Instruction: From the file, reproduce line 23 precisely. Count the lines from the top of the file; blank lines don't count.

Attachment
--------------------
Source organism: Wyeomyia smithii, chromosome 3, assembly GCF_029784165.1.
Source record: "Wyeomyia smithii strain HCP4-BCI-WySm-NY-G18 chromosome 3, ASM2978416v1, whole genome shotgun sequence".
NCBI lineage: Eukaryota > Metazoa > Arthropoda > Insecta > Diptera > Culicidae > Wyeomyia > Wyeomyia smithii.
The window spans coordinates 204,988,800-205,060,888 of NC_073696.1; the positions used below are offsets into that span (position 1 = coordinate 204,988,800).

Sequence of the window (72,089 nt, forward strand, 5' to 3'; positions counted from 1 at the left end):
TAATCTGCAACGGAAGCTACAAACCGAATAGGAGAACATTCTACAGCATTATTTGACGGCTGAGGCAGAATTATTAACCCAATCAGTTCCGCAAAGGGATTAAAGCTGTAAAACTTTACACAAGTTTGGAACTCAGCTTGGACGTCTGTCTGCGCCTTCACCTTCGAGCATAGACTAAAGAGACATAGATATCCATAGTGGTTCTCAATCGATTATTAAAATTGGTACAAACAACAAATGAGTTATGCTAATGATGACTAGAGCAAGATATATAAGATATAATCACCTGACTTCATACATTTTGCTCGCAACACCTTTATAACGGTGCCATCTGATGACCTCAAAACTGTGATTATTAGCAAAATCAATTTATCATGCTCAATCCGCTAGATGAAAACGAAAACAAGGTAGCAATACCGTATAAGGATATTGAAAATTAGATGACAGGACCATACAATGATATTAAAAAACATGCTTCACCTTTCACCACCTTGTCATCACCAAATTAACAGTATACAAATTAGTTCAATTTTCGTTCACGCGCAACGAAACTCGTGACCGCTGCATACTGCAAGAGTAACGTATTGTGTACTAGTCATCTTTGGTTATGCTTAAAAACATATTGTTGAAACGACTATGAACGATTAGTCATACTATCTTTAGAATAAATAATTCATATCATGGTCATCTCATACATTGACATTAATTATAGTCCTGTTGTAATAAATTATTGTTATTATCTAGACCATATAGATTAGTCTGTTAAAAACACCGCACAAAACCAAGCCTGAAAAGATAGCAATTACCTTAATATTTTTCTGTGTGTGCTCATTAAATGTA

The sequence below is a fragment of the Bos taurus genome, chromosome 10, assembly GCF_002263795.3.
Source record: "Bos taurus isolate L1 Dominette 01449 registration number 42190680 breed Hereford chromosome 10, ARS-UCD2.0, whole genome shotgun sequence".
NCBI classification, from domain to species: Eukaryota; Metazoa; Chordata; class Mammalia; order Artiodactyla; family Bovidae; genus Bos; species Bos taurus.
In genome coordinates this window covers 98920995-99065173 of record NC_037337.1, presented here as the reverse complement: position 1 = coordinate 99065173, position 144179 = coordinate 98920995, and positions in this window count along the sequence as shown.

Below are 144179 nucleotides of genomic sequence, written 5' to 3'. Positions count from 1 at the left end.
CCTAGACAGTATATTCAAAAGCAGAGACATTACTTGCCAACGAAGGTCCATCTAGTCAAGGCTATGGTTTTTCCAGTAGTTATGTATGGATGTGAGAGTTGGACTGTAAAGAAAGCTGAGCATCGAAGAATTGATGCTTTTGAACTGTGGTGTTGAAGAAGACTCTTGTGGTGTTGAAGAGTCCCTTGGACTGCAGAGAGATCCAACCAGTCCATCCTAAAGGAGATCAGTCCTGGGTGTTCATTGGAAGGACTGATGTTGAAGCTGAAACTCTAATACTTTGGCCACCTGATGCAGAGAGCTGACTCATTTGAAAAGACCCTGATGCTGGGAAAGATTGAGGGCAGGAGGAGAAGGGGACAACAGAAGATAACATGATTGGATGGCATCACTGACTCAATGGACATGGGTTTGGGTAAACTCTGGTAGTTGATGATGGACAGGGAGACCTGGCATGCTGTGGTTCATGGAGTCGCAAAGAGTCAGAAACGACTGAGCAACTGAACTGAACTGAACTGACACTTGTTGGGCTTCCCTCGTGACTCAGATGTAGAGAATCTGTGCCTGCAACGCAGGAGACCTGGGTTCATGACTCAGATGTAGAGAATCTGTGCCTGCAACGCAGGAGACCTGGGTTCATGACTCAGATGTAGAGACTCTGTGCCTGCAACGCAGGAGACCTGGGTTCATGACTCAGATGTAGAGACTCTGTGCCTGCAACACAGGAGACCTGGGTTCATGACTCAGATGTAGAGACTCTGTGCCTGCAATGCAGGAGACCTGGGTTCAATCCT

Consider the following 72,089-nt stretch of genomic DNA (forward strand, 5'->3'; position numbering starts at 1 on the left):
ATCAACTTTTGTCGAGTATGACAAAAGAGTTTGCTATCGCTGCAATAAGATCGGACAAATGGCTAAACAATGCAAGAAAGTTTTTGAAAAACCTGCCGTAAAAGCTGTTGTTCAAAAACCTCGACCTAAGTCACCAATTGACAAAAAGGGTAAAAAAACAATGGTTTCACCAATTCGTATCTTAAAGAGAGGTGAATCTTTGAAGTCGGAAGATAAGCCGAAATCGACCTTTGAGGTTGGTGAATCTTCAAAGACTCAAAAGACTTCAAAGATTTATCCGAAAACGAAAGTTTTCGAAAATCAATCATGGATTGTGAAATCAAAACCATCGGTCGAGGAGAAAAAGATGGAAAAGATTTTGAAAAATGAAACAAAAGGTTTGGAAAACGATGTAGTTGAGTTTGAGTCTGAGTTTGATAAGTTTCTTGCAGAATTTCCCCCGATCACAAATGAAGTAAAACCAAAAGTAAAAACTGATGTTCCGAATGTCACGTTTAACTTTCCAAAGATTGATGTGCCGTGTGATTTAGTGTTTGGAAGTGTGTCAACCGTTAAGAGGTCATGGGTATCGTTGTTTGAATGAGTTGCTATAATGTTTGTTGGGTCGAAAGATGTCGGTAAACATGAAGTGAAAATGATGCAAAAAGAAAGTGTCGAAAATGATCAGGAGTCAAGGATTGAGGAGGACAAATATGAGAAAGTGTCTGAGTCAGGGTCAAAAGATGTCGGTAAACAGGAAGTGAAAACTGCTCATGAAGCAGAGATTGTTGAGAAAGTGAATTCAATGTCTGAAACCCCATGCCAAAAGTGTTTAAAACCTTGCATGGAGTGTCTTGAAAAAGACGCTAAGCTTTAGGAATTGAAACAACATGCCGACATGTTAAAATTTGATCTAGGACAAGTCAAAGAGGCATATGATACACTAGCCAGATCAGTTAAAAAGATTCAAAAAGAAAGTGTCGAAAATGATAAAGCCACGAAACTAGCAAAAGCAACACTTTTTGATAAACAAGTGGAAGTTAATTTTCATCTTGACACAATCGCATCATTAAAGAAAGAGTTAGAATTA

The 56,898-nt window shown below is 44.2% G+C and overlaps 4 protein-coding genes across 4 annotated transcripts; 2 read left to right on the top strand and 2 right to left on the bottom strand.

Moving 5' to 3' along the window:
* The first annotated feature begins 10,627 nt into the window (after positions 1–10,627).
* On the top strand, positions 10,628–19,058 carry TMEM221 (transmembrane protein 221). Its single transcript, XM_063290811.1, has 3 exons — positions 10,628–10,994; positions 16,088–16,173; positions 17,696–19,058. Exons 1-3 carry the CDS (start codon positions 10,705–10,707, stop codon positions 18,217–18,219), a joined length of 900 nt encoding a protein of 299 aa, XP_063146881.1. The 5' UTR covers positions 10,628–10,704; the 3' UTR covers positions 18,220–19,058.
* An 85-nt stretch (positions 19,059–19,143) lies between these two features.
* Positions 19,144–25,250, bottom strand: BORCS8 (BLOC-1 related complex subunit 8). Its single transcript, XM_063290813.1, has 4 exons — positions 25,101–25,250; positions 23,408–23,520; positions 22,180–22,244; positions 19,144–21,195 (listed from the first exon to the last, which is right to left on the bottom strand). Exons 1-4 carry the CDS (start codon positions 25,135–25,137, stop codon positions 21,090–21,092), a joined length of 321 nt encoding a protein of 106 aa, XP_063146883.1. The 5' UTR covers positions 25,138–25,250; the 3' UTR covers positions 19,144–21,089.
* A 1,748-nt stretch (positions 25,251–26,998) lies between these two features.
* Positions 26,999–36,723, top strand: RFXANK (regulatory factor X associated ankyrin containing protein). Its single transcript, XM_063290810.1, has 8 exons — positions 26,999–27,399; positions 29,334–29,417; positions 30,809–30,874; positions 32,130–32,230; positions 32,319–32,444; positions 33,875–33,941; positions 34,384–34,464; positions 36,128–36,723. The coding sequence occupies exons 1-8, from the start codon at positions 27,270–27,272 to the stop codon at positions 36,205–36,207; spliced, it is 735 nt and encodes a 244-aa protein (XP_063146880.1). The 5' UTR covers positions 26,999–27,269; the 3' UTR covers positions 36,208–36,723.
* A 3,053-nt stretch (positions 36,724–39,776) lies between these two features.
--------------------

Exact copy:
* A 3,053-nt stretch (positions 36,724–39,776) lies between these two features.